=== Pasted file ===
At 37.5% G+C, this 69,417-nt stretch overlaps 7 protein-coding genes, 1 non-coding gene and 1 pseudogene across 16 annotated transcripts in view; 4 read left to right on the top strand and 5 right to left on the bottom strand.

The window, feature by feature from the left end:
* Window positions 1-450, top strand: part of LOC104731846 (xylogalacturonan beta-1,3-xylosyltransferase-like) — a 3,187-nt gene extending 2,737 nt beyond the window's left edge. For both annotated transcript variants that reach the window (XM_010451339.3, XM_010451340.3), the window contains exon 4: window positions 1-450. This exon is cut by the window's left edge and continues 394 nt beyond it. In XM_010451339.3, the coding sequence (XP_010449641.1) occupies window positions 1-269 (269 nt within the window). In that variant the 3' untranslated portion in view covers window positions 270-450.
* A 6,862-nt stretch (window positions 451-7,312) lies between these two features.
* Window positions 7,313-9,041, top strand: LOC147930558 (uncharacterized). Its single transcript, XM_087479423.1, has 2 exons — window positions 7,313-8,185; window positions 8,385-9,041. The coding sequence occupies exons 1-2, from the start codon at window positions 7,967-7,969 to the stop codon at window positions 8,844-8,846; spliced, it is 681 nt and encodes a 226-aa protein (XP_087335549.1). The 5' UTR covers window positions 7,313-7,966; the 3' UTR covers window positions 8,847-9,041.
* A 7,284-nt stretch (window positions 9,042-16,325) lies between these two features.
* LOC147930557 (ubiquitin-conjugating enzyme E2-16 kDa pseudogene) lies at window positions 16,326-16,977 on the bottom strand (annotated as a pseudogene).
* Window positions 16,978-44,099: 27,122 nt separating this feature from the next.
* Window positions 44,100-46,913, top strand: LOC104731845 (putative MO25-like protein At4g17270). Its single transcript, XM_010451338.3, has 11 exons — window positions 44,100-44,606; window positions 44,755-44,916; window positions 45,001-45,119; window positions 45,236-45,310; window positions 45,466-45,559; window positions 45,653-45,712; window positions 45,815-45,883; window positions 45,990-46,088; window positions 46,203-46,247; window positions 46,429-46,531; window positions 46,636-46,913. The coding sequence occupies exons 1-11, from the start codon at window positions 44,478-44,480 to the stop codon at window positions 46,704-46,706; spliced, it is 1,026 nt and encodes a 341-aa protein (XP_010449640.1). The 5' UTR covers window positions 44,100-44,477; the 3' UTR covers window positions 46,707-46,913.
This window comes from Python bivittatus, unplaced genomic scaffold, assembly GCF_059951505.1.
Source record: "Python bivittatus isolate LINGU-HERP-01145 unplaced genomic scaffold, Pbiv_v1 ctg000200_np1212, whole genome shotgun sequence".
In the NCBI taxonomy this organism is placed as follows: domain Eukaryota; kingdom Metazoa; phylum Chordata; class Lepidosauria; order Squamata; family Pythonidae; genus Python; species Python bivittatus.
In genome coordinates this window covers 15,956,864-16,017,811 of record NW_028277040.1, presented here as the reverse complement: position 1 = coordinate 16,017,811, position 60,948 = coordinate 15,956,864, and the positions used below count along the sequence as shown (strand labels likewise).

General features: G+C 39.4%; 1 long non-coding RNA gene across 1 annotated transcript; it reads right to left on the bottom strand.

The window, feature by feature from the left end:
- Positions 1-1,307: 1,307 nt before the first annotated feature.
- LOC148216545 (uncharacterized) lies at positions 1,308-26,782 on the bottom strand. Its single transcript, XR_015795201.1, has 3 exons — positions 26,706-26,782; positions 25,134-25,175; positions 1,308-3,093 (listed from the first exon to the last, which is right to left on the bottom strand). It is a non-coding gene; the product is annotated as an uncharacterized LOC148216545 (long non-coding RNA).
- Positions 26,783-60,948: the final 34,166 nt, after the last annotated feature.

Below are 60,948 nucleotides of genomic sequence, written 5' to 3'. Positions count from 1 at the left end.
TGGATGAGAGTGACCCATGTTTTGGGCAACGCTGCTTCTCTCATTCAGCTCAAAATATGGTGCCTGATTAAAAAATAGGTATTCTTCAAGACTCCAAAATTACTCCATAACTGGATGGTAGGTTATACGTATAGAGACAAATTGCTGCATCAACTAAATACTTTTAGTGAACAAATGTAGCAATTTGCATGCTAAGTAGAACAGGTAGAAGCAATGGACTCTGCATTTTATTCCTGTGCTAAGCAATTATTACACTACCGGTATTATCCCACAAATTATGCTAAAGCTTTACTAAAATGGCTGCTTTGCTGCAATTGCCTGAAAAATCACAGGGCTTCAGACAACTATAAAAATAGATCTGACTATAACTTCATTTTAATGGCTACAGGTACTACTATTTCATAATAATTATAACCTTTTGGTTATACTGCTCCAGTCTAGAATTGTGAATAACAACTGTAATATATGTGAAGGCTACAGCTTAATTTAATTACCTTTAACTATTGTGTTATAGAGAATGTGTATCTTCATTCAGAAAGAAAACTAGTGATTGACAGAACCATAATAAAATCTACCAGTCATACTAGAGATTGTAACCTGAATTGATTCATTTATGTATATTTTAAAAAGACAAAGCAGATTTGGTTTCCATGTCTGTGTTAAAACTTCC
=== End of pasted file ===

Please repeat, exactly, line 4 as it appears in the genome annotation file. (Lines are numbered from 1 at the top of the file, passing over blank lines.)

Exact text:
* A 6,862-nt stretch (window positions 451-7,312) lies between these two features.